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Vatican bank reports more than 100 per cent increase in profits thanks to 'prudent' management, reveal financial statements

12 June 2017 | by Christopher Lamb

Results will be seen as a boost for Pope Francis’ Vatican financial reforms, which he has entrusted to Australian Cardinal George Pell

The Vatican Bank has reported a more than 100 per cent increase in profits in their latest annual report thanks to what they describe as a “prudent approach” to managing investments.

In the 136 page annual report, the Institute for the Works of Religion (IOR) report that net profits for 2016 were €36 million up from €16.1 million the year before, with these gains then being distributed in aid of the Holy See’s mission.    

The latest statement, released this afternoon (12 May), also reveals a €4 million decrease in expenses to €19.1 million which was achieved by a “rationalisation” of outside contractors. 

These results will be seen as a boost for Pope Francis’ Vatican financial reforms, which he has entrusted to Australian Cardinal George Pell. Soon after taking over as Prefect of the Secretariat of the Economy, Cardinal Pell announced a new management of the bank, including appointing billionaire hedge fund guru Michael Hintze to its board.  

Over the years the IOR had been mired in scandal with accusations that it was being used for money laundering and failing to abide by international financial standards. 

But since Francis’ election, thousands of accounts have been closed and strict new rules introduced in regards to who can hold an account with the bank. The IOR effectively acts as a deposit account managing €5.7 billion worth of assets, although does not issue loans.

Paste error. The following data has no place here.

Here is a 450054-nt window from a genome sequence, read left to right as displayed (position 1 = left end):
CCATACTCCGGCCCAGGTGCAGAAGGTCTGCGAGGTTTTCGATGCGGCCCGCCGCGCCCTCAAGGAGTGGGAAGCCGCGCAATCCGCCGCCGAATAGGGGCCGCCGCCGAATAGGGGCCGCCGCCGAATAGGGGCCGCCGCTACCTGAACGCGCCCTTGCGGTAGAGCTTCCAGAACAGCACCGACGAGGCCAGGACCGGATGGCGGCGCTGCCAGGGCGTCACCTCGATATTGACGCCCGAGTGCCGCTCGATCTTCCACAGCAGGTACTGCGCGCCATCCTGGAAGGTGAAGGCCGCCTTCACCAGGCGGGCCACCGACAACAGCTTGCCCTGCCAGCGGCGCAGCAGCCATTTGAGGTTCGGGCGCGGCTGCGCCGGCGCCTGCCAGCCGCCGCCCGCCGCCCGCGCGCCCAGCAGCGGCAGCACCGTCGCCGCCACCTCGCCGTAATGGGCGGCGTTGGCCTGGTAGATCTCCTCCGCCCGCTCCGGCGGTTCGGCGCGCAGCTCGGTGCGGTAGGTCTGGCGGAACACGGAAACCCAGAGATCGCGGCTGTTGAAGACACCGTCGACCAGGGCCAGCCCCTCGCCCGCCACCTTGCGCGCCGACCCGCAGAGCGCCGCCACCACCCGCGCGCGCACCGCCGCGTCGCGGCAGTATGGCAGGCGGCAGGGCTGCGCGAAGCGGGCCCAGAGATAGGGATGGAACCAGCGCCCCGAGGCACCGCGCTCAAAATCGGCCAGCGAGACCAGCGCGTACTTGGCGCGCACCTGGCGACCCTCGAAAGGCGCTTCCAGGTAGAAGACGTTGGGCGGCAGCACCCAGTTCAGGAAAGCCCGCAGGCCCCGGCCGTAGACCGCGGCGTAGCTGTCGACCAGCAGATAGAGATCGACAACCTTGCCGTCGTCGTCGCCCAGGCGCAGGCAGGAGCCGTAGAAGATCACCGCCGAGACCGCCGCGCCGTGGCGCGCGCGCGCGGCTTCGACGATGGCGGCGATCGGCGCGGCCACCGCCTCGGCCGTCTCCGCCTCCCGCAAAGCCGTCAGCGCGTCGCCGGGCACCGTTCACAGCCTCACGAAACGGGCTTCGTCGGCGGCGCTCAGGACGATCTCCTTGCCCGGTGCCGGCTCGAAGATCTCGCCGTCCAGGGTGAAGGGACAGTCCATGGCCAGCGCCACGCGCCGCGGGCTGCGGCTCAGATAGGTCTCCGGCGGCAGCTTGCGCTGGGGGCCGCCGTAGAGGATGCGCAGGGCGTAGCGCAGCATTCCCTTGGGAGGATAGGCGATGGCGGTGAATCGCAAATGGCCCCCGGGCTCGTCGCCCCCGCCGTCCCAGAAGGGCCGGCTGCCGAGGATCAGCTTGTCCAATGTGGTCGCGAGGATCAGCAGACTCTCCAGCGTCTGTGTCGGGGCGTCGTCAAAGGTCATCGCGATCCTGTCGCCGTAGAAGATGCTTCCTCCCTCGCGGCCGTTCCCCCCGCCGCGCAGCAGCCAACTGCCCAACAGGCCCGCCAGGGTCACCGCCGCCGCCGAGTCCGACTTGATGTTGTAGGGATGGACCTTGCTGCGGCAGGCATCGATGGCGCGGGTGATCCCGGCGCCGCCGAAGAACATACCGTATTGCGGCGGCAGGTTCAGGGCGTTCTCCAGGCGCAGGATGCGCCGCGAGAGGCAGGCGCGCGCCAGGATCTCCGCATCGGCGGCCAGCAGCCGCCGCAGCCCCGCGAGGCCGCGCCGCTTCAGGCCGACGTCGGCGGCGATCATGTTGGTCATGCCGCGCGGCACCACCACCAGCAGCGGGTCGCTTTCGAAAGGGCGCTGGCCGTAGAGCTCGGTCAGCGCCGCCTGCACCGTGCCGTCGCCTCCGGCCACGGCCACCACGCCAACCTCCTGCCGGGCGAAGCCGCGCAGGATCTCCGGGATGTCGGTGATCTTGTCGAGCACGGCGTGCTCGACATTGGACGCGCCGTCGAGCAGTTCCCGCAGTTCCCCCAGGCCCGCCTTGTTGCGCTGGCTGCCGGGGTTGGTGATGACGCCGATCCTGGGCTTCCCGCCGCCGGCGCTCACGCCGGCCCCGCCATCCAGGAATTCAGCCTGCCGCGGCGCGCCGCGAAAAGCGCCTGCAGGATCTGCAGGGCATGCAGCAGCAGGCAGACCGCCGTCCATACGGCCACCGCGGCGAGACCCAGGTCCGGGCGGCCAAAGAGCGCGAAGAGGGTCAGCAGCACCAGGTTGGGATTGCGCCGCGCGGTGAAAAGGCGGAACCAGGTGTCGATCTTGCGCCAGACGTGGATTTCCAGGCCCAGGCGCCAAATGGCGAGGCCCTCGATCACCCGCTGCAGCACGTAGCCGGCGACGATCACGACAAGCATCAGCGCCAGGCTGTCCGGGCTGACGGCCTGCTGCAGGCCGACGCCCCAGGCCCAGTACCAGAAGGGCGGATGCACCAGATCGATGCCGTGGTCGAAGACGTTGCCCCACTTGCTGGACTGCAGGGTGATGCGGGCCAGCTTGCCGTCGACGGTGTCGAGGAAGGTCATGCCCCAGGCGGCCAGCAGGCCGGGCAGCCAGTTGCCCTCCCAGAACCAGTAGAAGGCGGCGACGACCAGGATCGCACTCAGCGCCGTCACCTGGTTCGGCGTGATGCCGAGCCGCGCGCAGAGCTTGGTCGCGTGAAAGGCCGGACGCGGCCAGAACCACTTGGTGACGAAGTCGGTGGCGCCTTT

According to the 2016 report, it had 14,960 clients which - under the new rules - must be either priests, religious, Vatican employees (including those retired), church institutions, or some diplomats who are accredited to the Holy See.

“Most of the IOR’s clients are active in missions or perform charitable works at institutions such as schools, hospitals or refugee camps,” the report says. 

The Vatican bank is seen as a prudent place for religious working in war-torn parts of the world where there are no banking facilities - nuns running a hospital in South Sudan are often given as an example. 

In the 1970s and 80s, however, the bank has been embroiled in the collapse of two Italian banks, including 'Banco Ambrosiano', whose chairman, Roberto Calvi, was later found hanging from Blackfriars bridge.

Crisis then hit in January 2013 when Italy’s central bank blocked all electronic payments through cash machines and credit cards in Vatican City State, caused partly by the IOR failing to keep up to speed with new anti-money laundering rules. These laws were brought in following 9/11 in order to prevent the financing of terrorism. 

All this meant some cardinals wanted Pope Francis to close down the bank, arguing that St Peter did not have a bank account. This was a view shared by Francis but he later agreed to keep the IOR open provided it was reformed. 

 

 



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